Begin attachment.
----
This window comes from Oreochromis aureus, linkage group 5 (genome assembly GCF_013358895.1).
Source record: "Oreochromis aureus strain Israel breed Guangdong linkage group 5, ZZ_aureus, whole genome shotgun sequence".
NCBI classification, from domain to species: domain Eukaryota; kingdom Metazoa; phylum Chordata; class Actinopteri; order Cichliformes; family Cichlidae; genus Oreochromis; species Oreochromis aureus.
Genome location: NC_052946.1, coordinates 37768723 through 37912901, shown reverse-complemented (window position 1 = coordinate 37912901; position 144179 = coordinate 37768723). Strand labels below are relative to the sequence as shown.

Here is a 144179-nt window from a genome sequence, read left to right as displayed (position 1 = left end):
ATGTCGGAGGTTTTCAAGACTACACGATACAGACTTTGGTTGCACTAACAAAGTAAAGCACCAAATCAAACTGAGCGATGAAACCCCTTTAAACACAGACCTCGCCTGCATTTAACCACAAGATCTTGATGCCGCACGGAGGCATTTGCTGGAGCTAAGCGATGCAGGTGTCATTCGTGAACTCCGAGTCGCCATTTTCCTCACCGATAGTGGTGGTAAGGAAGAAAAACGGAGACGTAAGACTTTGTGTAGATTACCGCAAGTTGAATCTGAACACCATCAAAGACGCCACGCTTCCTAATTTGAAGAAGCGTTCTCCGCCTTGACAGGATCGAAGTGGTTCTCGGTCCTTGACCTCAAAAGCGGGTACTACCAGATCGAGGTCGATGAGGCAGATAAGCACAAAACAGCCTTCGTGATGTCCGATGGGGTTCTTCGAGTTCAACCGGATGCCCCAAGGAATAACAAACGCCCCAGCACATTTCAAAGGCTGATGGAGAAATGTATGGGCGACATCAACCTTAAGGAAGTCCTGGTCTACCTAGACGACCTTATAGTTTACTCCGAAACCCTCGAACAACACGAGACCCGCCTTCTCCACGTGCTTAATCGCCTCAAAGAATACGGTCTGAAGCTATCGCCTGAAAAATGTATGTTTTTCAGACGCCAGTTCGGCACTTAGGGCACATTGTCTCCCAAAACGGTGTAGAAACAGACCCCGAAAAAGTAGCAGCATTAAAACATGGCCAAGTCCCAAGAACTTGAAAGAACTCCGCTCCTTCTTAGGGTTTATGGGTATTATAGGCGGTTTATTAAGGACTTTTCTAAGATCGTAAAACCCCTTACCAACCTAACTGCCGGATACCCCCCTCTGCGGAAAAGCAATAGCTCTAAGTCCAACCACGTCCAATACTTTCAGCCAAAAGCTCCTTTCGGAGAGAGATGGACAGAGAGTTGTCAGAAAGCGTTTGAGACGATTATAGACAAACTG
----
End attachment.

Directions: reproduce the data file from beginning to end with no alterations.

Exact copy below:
This window comes from Oreochromis aureus, linkage group 5 (genome assembly GCF_013358895.1).
Source record: "Oreochromis aureus strain Israel breed Guangdong linkage group 5, ZZ_aureus, whole genome shotgun sequence".
NCBI classification, from domain to species: domain Eukaryota; kingdom Metazoa; phylum Chordata; class Actinopteri; order Cichliformes; family Cichlidae; genus Oreochromis; species Oreochromis aureus.
Genome location: NC_052946.1, coordinates 37768723 through 37912901, shown reverse-complemented (window position 1 = coordinate 37912901; position 144179 = coordinate 37768723). Strand labels below are relative to the sequence as shown.

Here is a 144179-nt window from a genome sequence, read left to right as displayed (position 1 = left end):
ATGTCGGAGGTTTTCAAGACTACACGATACAGACTTTGGTTGCACTAACAAAGTAAAGCACCAAATCAAACTGAGCGATGAAACCCCTTTAAACACAGACCTCGCCTGCATTTAACCACAAGATCTTGATGCCGCACGGAGGCATTTGCTGGAGCTAAGCGATGCAGGTGTCATTCGTGAACTCCGAGTCGCCATTTTCCTCACCGATAGTGGTGGTAAGGAAGAAAAACGGAGACGTAAGACTTTGTGTAGATTACCGCAAGTTGAATCTGAACACCATCAAAGACGCCACGCTTCCTAATTTGAAGAAGCGTTCTCCGCCTTGACAGGATCGAAGTGGTTCTCGGTCCTTGACCTCAAAAGCGGGTACTACCAGATCGAGGTCGATGAGGCAGATAAGCACAAAACAGCCTTCGTGATGTCCGATGGGGTTCTTCGAGTTCAACCGGATGCCCCAAGGAATAACAAACGCCCCAGCACATTTCAAAGGCTGATGGAGAAATGTATGGGCGACATCAACCTTAAGGAAGTCCTGGTCTACCTAGACGACCTTATAGTTTACTCCGAAACCCTCGAACAACACGAGACCCGCCTTCTCCACGTGCTTAATCGCCTCAAAGAATACGGTCTGAAGCTATCGCCTGAAAAATGTATGTTTTTCAGACGCCAGTTCGGCACTTAGGGCACATTGTCTCCCAAAACGGTGTAGAAACAGACCCCGAAAAAGTAGCAGCATTAAAACATGGCCAAGTCCCAAGAACTTGAAAGAACTCCGCTCCTTCTTAGGGTTTATGGGTATTATAGGCGGTTTATTAAGGACTTTTCTAAGATCGTAAAACCCCTTACCAACCTAACTGCCGGATACCCCCCTCTGCGGAAAAGCAATAGCTCTAAGTCCAACCACGTCCAATACTTTCAGCCAAAAGCTCCTTTCGGAGAGAGATGGACAGAGAGTTGTCAGAAAGCGTTTGAGACGATTATAGACAAACTG